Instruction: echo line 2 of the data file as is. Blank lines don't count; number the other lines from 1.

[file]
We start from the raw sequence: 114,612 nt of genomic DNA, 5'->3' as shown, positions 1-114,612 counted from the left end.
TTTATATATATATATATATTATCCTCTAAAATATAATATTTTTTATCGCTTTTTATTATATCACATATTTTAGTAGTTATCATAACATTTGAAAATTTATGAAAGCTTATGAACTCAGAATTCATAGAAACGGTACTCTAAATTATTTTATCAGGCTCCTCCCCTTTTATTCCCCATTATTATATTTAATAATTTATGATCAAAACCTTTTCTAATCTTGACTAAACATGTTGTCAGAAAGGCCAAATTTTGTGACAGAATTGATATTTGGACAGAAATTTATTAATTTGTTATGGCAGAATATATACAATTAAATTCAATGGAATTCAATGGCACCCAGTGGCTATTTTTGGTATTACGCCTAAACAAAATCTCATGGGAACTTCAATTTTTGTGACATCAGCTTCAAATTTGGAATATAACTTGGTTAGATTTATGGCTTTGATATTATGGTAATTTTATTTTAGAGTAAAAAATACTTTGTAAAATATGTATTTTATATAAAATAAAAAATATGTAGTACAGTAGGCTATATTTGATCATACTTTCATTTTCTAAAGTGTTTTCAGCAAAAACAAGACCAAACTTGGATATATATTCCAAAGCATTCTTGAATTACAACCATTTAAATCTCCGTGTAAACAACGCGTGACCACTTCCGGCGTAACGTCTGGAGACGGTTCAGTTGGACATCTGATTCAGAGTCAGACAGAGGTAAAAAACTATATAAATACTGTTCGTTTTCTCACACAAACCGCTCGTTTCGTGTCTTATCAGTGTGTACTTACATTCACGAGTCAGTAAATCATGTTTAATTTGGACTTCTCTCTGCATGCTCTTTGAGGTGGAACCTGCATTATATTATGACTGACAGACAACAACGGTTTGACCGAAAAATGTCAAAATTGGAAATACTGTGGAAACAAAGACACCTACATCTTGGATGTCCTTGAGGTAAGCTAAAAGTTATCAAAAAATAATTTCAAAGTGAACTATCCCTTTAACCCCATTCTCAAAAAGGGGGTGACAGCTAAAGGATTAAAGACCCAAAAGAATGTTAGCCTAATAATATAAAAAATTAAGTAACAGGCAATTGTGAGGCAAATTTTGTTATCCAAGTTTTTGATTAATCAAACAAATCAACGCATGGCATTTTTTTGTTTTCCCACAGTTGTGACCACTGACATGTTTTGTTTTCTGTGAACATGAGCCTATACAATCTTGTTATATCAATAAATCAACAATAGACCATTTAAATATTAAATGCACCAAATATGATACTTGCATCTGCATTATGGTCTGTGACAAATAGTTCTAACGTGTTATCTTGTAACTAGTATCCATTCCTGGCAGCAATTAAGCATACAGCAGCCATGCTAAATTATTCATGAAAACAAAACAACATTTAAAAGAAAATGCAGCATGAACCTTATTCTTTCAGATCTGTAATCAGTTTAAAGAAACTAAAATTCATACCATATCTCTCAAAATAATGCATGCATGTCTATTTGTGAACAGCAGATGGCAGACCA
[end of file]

TTTATATATATATATATATTATCCTCTAAAATATAATATTTTTTATCGCTTTTTATTATATCACATATTTTAGTAGTTATCATAACATTTGAAAATTTATGAAAGCTTATGAACTCAGAATTCATAGAAACGGTACTCTAAATTATTTTATCAGGCTCCTCCCCTTTTATTCCCCATTATTATATTTAATAATTTATGATCAAAACCTTTTCTAATCTTGACTAAACATGTTGTCAGAAAGGCCAAATTTTGTGACAGAATTGATATTTGGACAGAAATTTATTAATTTGTTATGGCAGAATATATACAATTAAATTCAATGGAATTCAATGGCACCCAGTGGCTATTTTTGGTATTACGCCTAAACAAAATCTCATGGGAACTTCAATTTTTGTGACATCAGCTTCAAATTTGGAATATAACTTGGTTAGATTTATGGCTTTGATATTATGGTAATTTTATTTTAGAGTAAAAAATACTTTGTAAAATATGTATTTTATATAAAATAAAAAATATGTAGTACAGTAGGCTATATTTGATCATACTTTCATTTTCTAAAGTGTTTTCAGCAAAAACAAGACCAAACTTGGATATATATTCCAAAGCATTCTTGAATTACAACCATTTAAATCTCCGTGTAAACAACGCGTGACCACTTCCGGCGTAACGTCTGGAGACGGTTCAGTTGGACATCTGATTCAGAGTCAGACAGAGGTAAAAAACTATATAAATACTGTTCGTTTTCTCACACAAACCGCTCGTTTCGTGTCTTATCAGTGTGTACTTACATTCACGAGTCAGTAAATCATGTTTAATTTGGACTTCTCTCTGCATGCTCTTTGAGGTGGAACCTGCATTATATTATGACTGACAGACAACAACGGTTTGACCGAAAAATGTCAAAATTGGAAATACTGTGGAAACAAAGACACCTACATCTTGGATGTCCTTGAGGTAAGCTAAAAGTTATCAAAAAATAATTTCAAAGTGAACTATCCCTTTAACCCCATTCTCAAAAAGGGGGTGACAGCTAAAGGATTAAAGACCCAAAAGAATGTTAGCCTAATAATATAAAAAATTAAGTAACAGGCAATTGTGAGGCAAATTTTGTTATCCAAGTTTTTGATTAATCAAACAAATCAACGCATGGCATTTTTTTGTTTTCCCACAGTTGTGACCACTGACATGTTTTGTTTTCTGTGAACATGAGCCTATACAATCTTGTTATATCAATAAATCAACAATAGACCATTTAAATATTAAATGCACCAAATATGATACTTGCATCTGCATTATGGTCTGTGACAAATAGTTCTAACGTGTTATCTTGTAACTAGTATCCATTCCTGGCAGCAATTAAGCATACAGCAGCCATGCTAAATTATTCATGAAAACAAAACAACATTTAAAAGAAAATGCAGCATGAACCTTATTCTTTCAGATCTGTAATCAGTTTAAAGAAACTAAAATTCATACCATATCTCTCAAAATAATGCATGCATGTCTATTTGTGAACAGCAGATGGCAGACCA